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Undergraduate Studies

The Astronomy Major

Actually, there are two astronomy majors. One, which historically was first, is the Bachelor of Science. It was started when the Department of Astronomy was established at UF in 1979. It's designed to be a solid preparatory course of study for graduate school in astronomy or astrophysics. However, as even a brief glance shows, the BS is well suited for physics also. It could also serve as a basis for graduate work in planetary science. Students whose love for astronomy extends so far as to make it their life's work will find the BS a firm foundation for that enterprise.

The second astronomy major is the Bachelor of Arts, which is newer (2006). It's also for students who are passionate about astronomy but is especially for those who have other vocations in mind. The BA requires a little less mathematics than the BS and a lot less physics. Cutting those back gives the student more flexibility in choosing courses, making it easier to fit in preprofessional courses in education, business, or medicine. Or, if the student is simply looking for a liberal degree, she or he can instead take a broad range of courses in the sciences and/or humanities. Of course one can always take more astronomy courses than are required!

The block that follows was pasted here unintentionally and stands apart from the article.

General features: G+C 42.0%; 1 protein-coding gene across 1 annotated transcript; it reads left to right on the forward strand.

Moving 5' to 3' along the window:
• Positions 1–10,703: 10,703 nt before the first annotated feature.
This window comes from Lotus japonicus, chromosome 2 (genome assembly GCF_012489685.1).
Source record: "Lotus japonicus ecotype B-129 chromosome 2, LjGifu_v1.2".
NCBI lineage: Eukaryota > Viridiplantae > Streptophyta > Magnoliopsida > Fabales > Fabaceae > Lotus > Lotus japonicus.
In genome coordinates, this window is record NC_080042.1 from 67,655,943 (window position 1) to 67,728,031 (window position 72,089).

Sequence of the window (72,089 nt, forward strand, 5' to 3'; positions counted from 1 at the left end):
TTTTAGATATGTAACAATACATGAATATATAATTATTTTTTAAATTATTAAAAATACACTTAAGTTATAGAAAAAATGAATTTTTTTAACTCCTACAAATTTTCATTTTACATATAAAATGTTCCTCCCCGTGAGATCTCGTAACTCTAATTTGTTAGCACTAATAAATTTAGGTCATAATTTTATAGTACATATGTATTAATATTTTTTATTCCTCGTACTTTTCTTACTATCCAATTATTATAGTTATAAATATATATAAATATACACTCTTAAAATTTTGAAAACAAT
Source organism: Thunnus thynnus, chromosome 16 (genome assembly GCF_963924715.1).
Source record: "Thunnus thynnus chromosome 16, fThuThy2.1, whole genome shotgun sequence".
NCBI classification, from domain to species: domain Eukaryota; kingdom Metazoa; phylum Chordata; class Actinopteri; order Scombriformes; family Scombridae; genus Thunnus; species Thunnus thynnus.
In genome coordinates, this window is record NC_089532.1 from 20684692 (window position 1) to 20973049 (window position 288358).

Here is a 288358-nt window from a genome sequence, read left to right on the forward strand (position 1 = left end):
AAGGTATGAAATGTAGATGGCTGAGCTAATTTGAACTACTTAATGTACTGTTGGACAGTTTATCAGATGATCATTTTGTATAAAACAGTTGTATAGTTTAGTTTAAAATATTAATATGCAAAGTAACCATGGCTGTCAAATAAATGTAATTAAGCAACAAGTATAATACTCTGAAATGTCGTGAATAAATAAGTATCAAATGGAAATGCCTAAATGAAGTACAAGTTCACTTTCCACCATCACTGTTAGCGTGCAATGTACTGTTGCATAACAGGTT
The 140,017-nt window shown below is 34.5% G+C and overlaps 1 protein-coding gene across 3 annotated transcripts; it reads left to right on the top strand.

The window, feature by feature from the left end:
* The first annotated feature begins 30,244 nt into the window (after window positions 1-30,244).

Both majors are for those who are comfortable with, and have some aptitude for, physics and mathematics. They both should develop the student's analytical reasoning skills as well as expand his or her knowledge about the Universe we live in.

The Astronomy Minor

The astronomy minor comprises 15 credits of coursework that afford the student an opportunity to get a taste of what the science of astronomy is about. The first part consists of the three introductory courses in basic theoretical and observational astronomy and astrophysics, AST 3018, 3019, and 3722C. These are the same ones that are required of the astronomy majors. They have calculus and physics with calculus as prerequisites or corequisites. The final two courses in astronomy for the minor can be any two upper-division courses.

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